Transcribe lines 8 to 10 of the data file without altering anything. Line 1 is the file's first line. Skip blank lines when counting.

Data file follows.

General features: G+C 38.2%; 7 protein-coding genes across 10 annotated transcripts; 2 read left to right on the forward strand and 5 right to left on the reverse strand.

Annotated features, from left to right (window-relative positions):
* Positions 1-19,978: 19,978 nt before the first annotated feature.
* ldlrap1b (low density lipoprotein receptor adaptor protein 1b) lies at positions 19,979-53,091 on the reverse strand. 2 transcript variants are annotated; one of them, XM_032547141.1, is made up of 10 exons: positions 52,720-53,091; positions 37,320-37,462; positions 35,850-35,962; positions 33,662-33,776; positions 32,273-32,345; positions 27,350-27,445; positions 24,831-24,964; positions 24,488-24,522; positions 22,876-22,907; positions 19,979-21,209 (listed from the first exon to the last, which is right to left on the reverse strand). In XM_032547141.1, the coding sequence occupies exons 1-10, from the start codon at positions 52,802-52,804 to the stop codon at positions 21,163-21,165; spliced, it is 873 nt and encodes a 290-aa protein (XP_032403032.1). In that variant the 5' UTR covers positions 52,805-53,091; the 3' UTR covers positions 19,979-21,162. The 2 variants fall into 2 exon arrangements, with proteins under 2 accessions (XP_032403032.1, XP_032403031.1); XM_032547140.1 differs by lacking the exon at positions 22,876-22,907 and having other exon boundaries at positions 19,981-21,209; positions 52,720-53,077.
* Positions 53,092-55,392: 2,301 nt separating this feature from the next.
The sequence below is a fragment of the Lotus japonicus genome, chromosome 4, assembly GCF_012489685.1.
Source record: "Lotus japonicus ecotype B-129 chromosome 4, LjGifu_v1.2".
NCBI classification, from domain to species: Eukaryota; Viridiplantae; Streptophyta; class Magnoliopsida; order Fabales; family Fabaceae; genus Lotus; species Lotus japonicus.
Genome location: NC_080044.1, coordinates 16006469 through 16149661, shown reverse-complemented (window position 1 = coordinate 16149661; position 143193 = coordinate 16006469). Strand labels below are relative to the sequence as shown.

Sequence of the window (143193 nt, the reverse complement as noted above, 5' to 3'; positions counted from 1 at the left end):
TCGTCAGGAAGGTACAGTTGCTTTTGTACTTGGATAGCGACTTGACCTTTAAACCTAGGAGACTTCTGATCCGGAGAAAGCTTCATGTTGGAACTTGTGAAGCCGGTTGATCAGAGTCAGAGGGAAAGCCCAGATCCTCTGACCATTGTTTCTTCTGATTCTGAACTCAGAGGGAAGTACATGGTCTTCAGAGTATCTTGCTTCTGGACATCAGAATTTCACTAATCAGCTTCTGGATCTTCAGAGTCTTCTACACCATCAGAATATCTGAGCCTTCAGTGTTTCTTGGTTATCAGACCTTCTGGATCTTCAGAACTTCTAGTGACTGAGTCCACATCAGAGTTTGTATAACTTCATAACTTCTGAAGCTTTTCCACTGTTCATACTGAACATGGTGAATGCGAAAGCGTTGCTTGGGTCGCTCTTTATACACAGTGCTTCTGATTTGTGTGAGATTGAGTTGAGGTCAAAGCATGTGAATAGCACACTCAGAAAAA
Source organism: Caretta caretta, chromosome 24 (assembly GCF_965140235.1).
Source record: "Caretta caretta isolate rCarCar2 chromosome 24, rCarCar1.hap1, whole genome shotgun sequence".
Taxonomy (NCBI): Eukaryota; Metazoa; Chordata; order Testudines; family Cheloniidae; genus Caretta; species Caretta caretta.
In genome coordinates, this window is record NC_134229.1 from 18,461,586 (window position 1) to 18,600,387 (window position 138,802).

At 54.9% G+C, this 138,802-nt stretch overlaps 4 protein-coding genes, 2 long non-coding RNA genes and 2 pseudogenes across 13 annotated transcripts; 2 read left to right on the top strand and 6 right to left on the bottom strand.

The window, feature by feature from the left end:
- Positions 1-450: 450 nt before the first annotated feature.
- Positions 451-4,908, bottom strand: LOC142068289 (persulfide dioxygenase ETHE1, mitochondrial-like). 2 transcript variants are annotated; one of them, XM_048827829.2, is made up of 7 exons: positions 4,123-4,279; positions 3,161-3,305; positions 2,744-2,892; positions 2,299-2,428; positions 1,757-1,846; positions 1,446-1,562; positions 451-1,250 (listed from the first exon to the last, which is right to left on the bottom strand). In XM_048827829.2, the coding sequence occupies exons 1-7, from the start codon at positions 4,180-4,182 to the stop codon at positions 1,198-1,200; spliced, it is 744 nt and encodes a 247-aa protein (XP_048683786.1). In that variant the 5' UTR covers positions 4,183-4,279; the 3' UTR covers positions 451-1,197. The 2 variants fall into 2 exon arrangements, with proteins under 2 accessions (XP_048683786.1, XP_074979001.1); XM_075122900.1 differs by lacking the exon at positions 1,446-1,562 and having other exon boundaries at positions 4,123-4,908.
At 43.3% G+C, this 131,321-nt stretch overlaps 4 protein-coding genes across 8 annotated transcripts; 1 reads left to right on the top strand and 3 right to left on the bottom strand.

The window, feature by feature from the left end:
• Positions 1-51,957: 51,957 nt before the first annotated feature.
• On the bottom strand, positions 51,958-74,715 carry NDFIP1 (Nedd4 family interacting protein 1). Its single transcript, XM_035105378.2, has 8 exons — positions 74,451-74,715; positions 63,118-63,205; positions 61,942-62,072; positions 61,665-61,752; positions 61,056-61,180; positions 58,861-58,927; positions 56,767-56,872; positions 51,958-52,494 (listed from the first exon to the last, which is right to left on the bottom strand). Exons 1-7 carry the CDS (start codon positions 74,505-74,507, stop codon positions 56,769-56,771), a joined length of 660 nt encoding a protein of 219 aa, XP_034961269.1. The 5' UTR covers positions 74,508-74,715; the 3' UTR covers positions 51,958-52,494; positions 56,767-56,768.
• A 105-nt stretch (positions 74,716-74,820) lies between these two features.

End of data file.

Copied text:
NCBI classification, from domain to species: Eukaryota; Viridiplantae; Streptophyta; class Magnoliopsida; order Fabales; family Fabaceae; genus Lotus; species Lotus japonicus.
Genome location: NC_080044.1, coordinates 16006469 through 16149661, shown reverse-complemented (window position 1 = coordinate 16149661; position 143193 = coordinate 16006469). Strand labels below are relative to the sequence as shown.

Sequence of the window (143193 nt, the reverse complement as noted above, 5' to 3'; positions counted from 1 at the left end):